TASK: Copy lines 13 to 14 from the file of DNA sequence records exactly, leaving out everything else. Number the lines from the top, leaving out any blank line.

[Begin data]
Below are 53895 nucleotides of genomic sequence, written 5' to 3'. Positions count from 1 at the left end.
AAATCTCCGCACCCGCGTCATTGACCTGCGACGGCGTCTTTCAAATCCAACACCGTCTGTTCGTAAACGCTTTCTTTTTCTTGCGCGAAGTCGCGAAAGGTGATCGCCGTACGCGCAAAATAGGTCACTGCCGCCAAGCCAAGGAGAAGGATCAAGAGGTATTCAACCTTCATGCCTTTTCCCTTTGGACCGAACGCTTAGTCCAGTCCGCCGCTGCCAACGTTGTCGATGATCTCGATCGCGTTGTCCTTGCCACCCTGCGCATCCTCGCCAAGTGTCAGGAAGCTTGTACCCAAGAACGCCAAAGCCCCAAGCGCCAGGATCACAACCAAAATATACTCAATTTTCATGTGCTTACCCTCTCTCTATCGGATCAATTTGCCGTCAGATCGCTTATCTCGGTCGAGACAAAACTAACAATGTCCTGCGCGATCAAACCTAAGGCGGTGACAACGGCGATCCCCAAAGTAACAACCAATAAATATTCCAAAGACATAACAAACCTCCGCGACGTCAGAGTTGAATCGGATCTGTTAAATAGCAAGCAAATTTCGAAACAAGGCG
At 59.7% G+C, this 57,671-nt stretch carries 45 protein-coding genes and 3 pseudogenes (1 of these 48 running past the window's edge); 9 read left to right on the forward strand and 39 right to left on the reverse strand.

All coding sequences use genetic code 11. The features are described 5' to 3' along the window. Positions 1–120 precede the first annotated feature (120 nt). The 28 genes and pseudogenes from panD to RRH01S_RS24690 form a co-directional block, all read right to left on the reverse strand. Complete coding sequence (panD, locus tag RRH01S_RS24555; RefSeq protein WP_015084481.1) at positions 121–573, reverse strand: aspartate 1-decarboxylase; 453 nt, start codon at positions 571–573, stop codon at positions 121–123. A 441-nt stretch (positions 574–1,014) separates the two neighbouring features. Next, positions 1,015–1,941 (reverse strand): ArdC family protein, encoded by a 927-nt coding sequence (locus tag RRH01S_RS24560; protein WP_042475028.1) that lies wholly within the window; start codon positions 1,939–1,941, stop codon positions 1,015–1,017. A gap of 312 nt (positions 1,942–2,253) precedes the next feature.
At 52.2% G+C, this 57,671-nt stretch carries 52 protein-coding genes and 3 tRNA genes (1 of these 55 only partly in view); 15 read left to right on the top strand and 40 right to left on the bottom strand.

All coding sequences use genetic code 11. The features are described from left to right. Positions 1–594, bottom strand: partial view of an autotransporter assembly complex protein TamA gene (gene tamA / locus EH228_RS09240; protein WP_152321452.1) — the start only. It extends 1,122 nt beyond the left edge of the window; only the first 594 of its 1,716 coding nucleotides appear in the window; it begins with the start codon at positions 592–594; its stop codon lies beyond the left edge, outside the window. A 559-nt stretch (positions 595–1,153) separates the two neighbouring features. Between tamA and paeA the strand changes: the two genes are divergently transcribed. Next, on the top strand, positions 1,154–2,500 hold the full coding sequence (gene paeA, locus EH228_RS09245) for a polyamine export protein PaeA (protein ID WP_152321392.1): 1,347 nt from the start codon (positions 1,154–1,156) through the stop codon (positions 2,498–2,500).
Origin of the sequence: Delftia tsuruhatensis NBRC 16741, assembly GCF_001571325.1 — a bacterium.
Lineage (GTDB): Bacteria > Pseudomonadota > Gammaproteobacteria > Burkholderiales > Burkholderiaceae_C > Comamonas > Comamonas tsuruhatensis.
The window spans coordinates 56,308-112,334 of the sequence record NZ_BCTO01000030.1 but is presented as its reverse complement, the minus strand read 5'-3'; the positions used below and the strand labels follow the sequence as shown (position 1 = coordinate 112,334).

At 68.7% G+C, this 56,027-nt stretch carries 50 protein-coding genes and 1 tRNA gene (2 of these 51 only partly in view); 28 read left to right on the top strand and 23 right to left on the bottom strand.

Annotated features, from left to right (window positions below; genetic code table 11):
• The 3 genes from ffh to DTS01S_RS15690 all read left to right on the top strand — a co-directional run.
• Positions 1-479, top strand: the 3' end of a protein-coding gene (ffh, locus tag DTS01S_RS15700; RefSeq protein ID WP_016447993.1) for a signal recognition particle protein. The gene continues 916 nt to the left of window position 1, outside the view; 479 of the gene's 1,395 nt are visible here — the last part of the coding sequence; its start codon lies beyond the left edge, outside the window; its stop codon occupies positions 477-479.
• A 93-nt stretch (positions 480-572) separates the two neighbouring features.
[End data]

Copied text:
• Positions 1-479, top strand: the 3' end of a protein-coding gene (ffh, locus tag DTS01S_RS15700; RefSeq protein ID WP_016447993.1) for a signal recognition particle protein. The gene continues 916 nt to the left of window position 1, outside the view; 479 of the gene's 1,395 nt are visible here — the last part of the coding sequence; its start codon lies beyond the left edge, outside the window; its stop codon occupies positions 477-479.
• A 93-nt stretch (positions 480-572) separates the two neighbouring features.